This article is part of the
History of China series.
 Shang Dynasty
 Zhou Dynasty
 Qin Dynasty
 Han Dynasty
 Three Kingdoms
 Jin Dynasty
 Southern and Northern Dynasties
 Sui Dynasty
 Tang Dynasty
 Five Dynasties and Ten Kingdoms Period
 Song Dynasty
 Yuan Dynasty
 Ming Dynasty
 Qing Dynasty
 History of the Republic of China
 History of the PRC (1949-1976)
 History of the PRC (1976-present)
 Timeline of Chinese History

Tang Dynasty (唐朝 618-907) followed Sui Dynasty and preceded the Five Dynasties and the Ten Kingdoms Period in China. The dynasty was interrupted by the Second Zhou Dynasty (690 AD - 705 AD) when Empress Wu Zetian seized the throne.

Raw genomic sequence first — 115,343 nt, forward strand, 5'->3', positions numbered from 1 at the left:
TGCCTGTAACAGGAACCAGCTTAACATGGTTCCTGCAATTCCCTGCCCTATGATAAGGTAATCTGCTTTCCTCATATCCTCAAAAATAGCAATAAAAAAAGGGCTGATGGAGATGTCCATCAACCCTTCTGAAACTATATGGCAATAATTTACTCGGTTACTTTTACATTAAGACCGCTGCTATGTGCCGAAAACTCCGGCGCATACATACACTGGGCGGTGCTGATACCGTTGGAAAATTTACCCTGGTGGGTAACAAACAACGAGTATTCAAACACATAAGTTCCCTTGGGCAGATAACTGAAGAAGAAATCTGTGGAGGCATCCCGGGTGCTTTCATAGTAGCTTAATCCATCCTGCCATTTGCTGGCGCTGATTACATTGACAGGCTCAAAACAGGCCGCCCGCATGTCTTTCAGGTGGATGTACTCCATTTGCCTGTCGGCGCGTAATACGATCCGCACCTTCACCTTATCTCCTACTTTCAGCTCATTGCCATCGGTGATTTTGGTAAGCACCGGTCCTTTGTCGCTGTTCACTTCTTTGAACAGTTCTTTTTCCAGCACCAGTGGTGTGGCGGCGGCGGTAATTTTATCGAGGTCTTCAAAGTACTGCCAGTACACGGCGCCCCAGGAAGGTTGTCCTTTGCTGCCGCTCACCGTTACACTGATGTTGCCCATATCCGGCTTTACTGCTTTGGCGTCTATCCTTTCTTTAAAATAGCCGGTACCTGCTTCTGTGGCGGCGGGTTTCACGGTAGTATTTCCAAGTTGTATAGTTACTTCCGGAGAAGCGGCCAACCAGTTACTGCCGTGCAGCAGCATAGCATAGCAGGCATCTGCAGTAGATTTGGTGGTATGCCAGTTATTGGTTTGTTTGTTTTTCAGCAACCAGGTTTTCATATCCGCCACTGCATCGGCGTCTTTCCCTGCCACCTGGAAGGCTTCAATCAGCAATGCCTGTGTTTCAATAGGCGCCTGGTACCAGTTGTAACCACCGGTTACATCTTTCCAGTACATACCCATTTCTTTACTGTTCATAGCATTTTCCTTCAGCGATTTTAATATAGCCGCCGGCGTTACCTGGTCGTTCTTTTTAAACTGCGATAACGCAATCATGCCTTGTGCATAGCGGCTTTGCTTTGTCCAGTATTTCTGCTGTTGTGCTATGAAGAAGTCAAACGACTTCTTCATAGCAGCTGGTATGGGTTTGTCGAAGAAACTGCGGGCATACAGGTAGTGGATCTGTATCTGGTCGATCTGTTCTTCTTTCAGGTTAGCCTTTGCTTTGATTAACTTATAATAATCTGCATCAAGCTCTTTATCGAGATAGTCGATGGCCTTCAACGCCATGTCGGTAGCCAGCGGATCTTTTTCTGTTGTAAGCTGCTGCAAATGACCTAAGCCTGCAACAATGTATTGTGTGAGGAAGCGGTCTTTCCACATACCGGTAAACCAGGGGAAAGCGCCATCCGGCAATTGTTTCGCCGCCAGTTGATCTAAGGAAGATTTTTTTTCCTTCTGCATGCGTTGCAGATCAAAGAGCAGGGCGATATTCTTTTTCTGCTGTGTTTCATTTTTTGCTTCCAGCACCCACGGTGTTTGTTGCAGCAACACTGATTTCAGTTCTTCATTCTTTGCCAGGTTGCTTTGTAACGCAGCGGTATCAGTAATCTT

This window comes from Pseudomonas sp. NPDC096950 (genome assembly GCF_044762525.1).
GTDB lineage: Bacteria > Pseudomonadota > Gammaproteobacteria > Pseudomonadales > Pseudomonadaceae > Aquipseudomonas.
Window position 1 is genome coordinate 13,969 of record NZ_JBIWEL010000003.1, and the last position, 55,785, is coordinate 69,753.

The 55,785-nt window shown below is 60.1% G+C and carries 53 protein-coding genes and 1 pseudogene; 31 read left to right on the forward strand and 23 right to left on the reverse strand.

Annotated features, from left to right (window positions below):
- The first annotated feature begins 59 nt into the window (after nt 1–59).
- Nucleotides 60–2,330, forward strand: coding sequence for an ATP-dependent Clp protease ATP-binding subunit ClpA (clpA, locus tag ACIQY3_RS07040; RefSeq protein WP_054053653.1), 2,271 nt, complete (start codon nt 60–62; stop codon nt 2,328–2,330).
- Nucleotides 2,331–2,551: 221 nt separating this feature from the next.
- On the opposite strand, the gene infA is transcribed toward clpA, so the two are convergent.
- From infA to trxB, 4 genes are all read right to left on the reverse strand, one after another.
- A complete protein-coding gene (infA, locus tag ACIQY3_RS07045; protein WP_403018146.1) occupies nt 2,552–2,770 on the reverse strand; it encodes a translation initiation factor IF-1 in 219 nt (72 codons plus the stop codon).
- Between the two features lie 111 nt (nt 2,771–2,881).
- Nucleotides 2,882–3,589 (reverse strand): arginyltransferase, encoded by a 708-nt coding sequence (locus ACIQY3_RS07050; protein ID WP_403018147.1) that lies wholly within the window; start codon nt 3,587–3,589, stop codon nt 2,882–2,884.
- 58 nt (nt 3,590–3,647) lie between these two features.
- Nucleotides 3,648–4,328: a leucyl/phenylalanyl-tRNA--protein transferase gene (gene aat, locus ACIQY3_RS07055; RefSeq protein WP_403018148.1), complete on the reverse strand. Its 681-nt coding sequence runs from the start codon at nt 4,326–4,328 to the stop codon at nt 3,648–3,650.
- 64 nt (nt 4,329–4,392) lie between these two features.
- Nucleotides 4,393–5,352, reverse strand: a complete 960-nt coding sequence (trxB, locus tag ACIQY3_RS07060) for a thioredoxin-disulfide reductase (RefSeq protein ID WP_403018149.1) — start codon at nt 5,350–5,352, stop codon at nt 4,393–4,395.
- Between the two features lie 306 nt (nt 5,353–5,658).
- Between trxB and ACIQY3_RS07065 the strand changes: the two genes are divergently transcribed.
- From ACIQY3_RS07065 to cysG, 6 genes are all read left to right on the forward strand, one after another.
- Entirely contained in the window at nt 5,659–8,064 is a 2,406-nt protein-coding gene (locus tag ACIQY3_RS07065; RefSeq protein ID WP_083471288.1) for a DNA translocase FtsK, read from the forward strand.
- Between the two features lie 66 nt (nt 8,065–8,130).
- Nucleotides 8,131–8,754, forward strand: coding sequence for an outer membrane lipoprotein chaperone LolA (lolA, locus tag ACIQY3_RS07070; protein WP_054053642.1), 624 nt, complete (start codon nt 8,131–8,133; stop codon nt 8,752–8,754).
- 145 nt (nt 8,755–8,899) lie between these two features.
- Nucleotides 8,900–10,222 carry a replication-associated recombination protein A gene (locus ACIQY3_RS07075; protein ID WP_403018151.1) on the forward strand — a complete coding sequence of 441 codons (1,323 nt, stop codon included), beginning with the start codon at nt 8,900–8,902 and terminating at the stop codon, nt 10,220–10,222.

The Tang dynasty, with its capital at Chang'an, the most populous city in the world at the time, is regarded by historians as a high point in Chinese civilization-- equal, or even superior, to the Han period. Its territory, acquired through the military exploits of its early rulers, was greater than that of the Han. Stimulated by contact with India and the Middle East, the empire saw a flowering of creativity in many fields. Buddhism, originating in India around the time of Confucius, flourished during the Tang period and was adopted by the imperial family, becoming thoroughly sinicized and a permanent part of Chinese traditional culture. Block printing was invented, making the written word available to vastly greater audiences. The Tang period was the golden age of literature and art. A government system supported by a large class of Confucian literati selected through civil service examinations was perfected under Tang rule. This competitive procedure was designed to draw the best talents into government. But perhaps an even greater consideration for the Tang rulers, aware that imperial dependence on powerful aristocratic families and warlords would have destabilizing consequences, was to create a body of career officials having no autonomous territorial or functional power base. As it turned out, these scholar-officials acquired status in their local communities, family ties, and shared values that connected them to the imperial court. From Tang times until the closing days of the Qing empire in 1911, scholar officials functioned often as intermediaries between the grassroots level and the government.